“His master replied, ‘Well done, good and faithful servant! You have been faithful with a few things; I will put you in charge of many things. Come and share your master’s happiness!’

“The man with two bags of gold also came. ‘Master,’ he said, ‘you entrusted me with two bags of gold; see, I have gained two more.’

“His master replied, ‘Well done, good and faithful servant! You have been faithful with a few things; I will put you in charge of many things. Come and share your master’s happiness!’

“Then the man who had received one bag of gold came. ‘Master,’ he said, ‘I knew that you are a hard man, harvesting where you have not sown and gathering where you have not scattered seed. So I was afraid and went out and hid your gold in the ground. See, here is what belongs to you.’

“His master replied, ‘You wicked, lazy servant! So you knew that I harvest where I have not sown and gather where I have not scattered seed? Well then, you should have put my money on deposit with the bankers, so that when I returned I would have received it back with interest.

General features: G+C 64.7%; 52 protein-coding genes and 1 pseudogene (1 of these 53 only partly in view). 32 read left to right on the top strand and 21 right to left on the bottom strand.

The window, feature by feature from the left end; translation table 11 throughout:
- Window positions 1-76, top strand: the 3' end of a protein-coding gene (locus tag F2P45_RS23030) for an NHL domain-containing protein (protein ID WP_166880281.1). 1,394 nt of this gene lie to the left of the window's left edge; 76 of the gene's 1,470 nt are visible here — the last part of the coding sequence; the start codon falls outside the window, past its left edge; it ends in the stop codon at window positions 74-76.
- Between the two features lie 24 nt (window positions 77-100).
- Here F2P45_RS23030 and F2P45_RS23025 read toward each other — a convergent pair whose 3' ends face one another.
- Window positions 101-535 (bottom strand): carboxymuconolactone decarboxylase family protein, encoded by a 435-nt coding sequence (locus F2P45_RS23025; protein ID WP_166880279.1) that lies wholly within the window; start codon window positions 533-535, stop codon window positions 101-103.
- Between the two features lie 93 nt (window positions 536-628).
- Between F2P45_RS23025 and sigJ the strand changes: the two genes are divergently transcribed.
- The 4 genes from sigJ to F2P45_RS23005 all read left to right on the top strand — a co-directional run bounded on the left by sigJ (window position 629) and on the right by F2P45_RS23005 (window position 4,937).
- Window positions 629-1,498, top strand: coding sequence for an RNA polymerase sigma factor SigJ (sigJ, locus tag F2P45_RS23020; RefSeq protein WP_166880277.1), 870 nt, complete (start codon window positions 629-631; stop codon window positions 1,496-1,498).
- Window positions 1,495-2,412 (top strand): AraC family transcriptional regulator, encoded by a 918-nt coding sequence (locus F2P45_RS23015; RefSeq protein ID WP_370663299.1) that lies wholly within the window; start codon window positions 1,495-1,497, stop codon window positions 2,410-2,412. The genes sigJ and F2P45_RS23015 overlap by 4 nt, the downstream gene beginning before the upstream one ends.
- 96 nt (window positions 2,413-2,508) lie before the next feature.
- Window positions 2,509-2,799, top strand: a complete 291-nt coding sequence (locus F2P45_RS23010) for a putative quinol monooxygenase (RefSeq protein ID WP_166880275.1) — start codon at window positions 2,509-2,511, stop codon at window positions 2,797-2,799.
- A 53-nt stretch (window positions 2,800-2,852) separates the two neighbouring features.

“‘So take the bag of gold from him and give it to the one who has ten bags. For whoever has will be given more, and they will have an abundance. Whoever does not have, even what they have will be taken from them. And throw that worthless servant outside, into the darkness, where there will be weeping and gnashing of teeth.’

One area that often gets overlooked when it comes to stewardship is investing. Are the businesses and activities that we are profiting from in our 401(k)s and IRAs ones that honor God or not?